Camps     Camp Guide    

Camp Activities Burn Calories While Kids Have Fun

Exercise is a great side effect of camp

Exercise is a great side effect of camp

The daily activities that make summer camps so memorable offer an added benefit to youth: healthful exercise.

According to a study published in the Journal of Pediatrics, children need at least 45 minutes of vigorous exercise per day. Campers, on average, get three times that amount of exercise.

Consider a typical camper's day, which might include 45 minutes to an hour each of three activities (estimates are based on calories burned by a 75-pound child):

• Horseback riding - 165 calories

• Swimming - 300 calories

• Canoeing - 236 calories

That level of exercise, combined with a healthy diet and professional supervision, offers campers the opportunity to learn healthy habits that can last a lifetime.

But while camp activities can help kids burn calories, there are some other safety issues kids need to keep in mind. Campers can expect hours of sunny, outdoor activities - and that means camp staff have to be on top of ways to prevent sunburn.

Find a summer camp for your kids

"Sunburn is a preventable injury," says Linda Ebner Erceg, executive director, Association of Camp Nurses. "It simply shouldn't happen to staff or campers. If someone gets sunburned, the camp's risk manager should determine why."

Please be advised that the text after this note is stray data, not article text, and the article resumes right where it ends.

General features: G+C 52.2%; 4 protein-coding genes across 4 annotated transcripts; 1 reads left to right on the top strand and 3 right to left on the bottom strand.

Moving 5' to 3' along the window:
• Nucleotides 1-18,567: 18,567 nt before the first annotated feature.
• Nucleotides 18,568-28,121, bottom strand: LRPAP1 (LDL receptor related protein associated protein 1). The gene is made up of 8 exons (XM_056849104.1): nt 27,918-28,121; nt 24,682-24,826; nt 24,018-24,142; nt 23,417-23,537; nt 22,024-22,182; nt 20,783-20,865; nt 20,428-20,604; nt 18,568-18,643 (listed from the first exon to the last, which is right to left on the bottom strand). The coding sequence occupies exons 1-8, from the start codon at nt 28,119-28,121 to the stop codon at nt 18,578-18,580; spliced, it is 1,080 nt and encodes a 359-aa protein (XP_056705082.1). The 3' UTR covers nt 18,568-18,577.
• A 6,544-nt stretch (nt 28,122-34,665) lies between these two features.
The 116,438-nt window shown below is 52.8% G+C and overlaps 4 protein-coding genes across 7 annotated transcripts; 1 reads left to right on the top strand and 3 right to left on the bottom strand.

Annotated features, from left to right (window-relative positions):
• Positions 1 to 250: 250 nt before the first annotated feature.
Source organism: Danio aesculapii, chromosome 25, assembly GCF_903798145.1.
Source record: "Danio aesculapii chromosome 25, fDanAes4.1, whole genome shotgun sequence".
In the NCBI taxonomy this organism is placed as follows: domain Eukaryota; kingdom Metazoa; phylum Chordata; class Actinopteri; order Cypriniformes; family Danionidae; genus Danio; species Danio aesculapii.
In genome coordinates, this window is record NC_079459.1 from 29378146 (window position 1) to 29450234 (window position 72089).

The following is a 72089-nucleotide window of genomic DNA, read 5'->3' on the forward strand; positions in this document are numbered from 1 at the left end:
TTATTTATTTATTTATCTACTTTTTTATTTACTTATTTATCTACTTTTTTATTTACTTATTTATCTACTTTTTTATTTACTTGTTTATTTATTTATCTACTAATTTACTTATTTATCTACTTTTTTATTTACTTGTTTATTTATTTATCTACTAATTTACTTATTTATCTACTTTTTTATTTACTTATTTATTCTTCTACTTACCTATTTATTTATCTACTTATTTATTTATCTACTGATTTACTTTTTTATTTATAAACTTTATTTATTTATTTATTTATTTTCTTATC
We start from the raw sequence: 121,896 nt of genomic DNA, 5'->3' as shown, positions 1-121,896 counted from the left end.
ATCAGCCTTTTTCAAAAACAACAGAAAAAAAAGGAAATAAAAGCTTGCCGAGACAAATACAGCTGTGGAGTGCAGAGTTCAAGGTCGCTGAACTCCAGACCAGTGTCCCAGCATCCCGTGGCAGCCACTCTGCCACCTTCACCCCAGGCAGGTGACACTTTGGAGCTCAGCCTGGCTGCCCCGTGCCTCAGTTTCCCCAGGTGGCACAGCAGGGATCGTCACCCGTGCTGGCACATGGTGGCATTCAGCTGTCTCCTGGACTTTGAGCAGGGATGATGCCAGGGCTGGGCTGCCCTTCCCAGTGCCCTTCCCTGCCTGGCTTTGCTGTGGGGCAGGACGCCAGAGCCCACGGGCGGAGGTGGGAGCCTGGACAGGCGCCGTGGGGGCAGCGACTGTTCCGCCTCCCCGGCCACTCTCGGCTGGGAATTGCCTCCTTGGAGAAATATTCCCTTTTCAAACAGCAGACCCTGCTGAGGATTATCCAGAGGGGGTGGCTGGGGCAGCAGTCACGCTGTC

Erceg worked with the Centers for Disease Control's melanoma initiative and helped develop these Sun Protection Strategies for Camps:

• Follow the "Shadow Rule", seek shade when your shadow is shorter than you are tall.

• Everyone should use a sunscreen with a minimum SPF30.

• Maximize shade-time activities so "sun time" can be saved for activities that need to be in the sun like swimming, soccer, tennis.

• Camps should do a "shade assessment" and figure out how shade options can be increased?and save "sun time" for activities that need to be in the sun, like swimming, tennis, etc.

• Use a hat with at least a 4" brim that goes all around the head.

• Use UV-rated sunglasses; UV rays cause glaucoma.

• Wear long-sleeves, when possible. Most cotton T-shirts have an SPF of 6-10, so they aren't good protection by themselves.

• Use the ABCDs of malignant melanoma for moles: Asymmetry, Border, Color variations and Diameter larger than a pencil eraser.